I liked the theory about red wine ....Apparently it's an antioxidant and the more you drink the younger and better you get...
The downside though is that you need to drink around 100 bottles a day in order to make the theory valid ! I am working on proving the theory:)
Writing about it might be a little blurry !

~Sia McKye~ said...

*snort* Yah think Adina?

But that was a good example of stretching it.

Vivian A said...

John, why does everything involve stretching? Seriously, this seems to be another scheme to get me to exercise -- well I ain't falling for it.

Die dandelions, DIE!

John Philipp said...

"I got sucked into that sort of thinking once"

Sia, you bring up another good point. If you can seduce the reader into believing your story is true, just for a little while, when they realize it's satire they laugh even harder.

Adina, those are the risks professional writers have to take. Writing about doing the experiment would be a very funny bit.

Hold on, Vivian! This isn't that kind of stretching. This is stretching your brain where there are no fat cells.
OK, I'm making an assumption. :)

Malcolm R. Campbell said...

When I see or hear something odd (or stupid), it's hard not to ask: "What's the worst that could happen?" If it's funny, it makes a great piece. Then people ask, "How do you think of stuff like this?" My response is always, "how can you not?"


John Philipp said...

SUn, I was at a book reading once with Dave Barry and someone said, "How do you think up all that things?"

Dave said, "Do you read the newspaper?"

(There will be more on Dave Barry in one of the upcoming articles here.)

Unknown said...

The best humor is rooted in reality, which can be tragedy. That can be funny but from what I've read of your personal take on humor, John is almost purely ideological. Eye charts at DMV? Big government takeover! Seen it over and again. Spotted owls. Not!It will only work with the like-minded. If your humor doesn't ring true, it isn't funny. The anti-journalism cracks point to your lack of training in the craft. Your so-called published "clips" aren't readily available either. They come in as Gather only. How much did they pay you? I suspect nothing or less. Humor is hard. Published is harder. I don't buy it. I'm a reporter.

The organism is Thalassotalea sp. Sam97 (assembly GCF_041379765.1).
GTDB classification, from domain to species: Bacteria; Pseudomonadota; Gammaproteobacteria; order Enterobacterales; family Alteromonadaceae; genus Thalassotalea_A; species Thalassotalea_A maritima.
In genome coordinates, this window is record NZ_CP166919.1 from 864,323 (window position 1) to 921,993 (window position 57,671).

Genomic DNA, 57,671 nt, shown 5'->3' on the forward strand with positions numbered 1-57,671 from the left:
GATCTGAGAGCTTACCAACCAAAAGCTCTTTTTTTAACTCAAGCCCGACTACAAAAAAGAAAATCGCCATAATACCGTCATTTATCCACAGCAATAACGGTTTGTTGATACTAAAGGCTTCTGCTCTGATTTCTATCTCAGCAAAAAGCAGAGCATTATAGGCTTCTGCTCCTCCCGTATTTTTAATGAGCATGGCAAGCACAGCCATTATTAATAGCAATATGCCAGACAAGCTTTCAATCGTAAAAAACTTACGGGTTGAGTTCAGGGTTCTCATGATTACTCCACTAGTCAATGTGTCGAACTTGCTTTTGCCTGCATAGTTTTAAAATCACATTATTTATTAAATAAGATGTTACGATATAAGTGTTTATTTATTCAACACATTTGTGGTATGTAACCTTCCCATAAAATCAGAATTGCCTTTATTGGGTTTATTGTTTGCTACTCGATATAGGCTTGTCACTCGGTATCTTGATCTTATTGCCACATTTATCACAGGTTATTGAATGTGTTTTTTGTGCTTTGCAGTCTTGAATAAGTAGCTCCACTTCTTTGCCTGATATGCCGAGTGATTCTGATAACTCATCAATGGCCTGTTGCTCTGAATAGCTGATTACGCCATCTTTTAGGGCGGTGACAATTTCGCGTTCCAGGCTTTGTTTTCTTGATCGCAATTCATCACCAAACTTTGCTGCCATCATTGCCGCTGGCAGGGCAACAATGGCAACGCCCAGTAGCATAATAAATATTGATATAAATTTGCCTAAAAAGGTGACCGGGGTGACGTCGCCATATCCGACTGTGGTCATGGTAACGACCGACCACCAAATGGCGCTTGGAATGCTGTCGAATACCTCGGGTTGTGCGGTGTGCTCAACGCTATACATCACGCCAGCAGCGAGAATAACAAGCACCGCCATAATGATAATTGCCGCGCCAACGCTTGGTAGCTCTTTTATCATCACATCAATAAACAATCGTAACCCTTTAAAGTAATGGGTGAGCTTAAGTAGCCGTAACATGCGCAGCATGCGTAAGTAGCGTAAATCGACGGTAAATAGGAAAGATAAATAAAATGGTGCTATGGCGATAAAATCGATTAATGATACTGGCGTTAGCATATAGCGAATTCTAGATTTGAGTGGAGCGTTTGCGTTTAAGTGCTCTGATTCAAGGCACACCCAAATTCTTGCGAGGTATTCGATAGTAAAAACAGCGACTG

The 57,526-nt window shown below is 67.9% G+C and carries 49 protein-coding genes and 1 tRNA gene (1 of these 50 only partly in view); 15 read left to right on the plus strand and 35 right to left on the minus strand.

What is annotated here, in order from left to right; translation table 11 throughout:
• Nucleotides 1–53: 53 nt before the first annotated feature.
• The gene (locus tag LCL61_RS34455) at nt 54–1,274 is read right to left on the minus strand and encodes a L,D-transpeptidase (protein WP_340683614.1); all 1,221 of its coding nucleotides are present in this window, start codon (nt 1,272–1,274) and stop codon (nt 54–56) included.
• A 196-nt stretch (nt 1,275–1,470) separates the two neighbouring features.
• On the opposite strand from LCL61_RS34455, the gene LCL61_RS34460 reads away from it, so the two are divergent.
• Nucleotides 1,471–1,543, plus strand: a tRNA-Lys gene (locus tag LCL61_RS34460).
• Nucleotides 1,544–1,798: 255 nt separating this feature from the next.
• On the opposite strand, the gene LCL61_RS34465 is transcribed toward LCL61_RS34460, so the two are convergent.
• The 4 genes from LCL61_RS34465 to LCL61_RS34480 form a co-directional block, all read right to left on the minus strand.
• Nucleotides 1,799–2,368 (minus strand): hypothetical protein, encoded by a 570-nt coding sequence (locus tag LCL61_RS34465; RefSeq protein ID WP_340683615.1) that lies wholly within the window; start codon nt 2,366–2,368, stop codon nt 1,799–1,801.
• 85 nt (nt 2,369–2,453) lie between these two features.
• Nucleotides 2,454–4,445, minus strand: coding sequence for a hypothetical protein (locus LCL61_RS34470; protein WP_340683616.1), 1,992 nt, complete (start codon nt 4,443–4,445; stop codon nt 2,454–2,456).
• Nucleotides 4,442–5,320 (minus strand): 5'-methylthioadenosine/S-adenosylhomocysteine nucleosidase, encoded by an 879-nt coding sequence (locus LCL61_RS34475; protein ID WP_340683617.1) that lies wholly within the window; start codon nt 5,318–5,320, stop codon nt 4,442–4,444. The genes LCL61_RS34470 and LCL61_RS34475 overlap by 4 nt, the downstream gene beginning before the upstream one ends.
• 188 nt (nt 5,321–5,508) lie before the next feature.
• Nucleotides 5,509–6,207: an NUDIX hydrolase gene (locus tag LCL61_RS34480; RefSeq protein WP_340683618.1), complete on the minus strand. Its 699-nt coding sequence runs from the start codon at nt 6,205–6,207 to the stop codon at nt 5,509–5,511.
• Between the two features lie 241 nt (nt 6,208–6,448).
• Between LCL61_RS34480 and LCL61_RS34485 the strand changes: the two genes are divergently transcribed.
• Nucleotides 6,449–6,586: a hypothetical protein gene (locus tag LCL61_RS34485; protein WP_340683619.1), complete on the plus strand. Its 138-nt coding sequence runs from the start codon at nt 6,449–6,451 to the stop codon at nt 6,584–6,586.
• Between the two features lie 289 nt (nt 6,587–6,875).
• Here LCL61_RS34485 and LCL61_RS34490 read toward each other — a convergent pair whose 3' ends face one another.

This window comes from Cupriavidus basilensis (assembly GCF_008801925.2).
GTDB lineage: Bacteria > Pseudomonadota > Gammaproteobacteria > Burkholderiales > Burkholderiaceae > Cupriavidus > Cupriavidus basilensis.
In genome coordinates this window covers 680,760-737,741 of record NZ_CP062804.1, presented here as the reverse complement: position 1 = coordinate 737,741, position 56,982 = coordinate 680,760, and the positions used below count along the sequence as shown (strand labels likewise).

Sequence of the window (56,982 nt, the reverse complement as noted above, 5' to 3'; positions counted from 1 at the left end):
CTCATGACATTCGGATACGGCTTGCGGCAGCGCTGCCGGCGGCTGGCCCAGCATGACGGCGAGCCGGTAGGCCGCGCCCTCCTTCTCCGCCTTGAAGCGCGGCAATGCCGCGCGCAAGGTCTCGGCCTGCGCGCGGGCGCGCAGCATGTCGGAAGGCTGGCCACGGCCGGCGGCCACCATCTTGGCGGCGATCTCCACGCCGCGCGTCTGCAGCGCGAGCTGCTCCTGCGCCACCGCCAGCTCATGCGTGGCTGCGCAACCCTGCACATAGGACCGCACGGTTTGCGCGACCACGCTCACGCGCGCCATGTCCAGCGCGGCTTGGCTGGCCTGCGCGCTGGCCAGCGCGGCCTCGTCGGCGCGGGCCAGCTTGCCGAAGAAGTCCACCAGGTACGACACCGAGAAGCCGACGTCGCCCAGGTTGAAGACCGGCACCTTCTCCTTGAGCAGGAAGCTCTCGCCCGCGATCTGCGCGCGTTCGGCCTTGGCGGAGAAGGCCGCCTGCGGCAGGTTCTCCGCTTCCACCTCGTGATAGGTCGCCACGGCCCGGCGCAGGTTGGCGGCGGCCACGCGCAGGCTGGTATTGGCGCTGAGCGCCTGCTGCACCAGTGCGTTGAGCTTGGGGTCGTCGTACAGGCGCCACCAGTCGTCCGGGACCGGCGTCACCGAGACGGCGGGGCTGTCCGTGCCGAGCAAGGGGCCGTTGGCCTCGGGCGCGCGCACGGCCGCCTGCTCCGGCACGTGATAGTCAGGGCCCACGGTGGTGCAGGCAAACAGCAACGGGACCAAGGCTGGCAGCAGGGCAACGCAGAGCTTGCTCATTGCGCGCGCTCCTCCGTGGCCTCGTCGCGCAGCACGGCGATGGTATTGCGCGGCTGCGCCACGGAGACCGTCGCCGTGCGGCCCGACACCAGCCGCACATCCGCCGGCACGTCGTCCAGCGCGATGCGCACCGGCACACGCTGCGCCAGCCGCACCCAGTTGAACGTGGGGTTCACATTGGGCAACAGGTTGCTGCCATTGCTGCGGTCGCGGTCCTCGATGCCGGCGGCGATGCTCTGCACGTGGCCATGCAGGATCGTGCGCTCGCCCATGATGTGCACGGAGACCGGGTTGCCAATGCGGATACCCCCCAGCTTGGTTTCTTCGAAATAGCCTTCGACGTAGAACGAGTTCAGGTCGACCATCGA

John Philipp said...

Hi, Mark. I recognized the chip. :)

Unknown said...

Show us a link to the published clips John. We actual reporters are sticklers for details like that.

John Philipp said...

I've watched you play this game before, Mark, in other venues. You'll have to find someone else.

~Sia McKye~ said...

Mark, cut the aggressive controverial attacks on my guests or don't visit.

This is a humor article; how to find humor, developing a concept, and how to stretch the facts all with humor and satire in mind.

M said...

Now now, they do such a good job of imitating the spiteful old man sitting in his rocker on the porch yelling at everyone because nobody will pay them any of the attention for which they really long. In the process, they become such a caricature they become that which they disdain. The humorous part is they rarely recognize it causing people to laugh all the more. The real danger then is you laugh so hard your tush might fall...oh hell, somebody stop that rear!!! Quick, before it rolls out the door. Now how am I going to explain to the ER doc how my rear fell off?

~Sia McKye~ said...

Ahem, are we talking cars here? That can get nasty, especially when you're driving down the road at 50 plus mph.

M said...

LMAO, no, not cars. Now look at what you caused. I just had my rear reattached dang it.

~Sia McKye~ said...

Gotta keep you laughing Mike. That's my job you see. Um, don't you keep spares? oh wait, that's tires. Never mind.

This is all John's fault. My mind has been running in all kinds of humor directions today, even when I was mowing the yard, scenarios were running through my head of how to use everyday things and make them funny. I even wrote down a few ideas. Hmmm.

Helen Ginger said...

Liked this column. Besides being funny, it was informative. I'll be back for more. I need help in the writing funny department.

Straight From Hel

~Sia McKye~ said...

Helen, that's the great thing about John's articles on humor and satire. The principles transfer to blog writing or books. Writing our blogs can be like writing a news column.

You don't do too bad in the humor department. I'm still cracking up over 'I phone and U dumb.'

~Sia McKye~ said...

John, I want to thank you for taking time out of your busy schedule to do this series. We'll see you next Friday!

Safe Journey to your Newspaper Columist Convention!

John Philipp said...

Thanks, Sia. It was fun.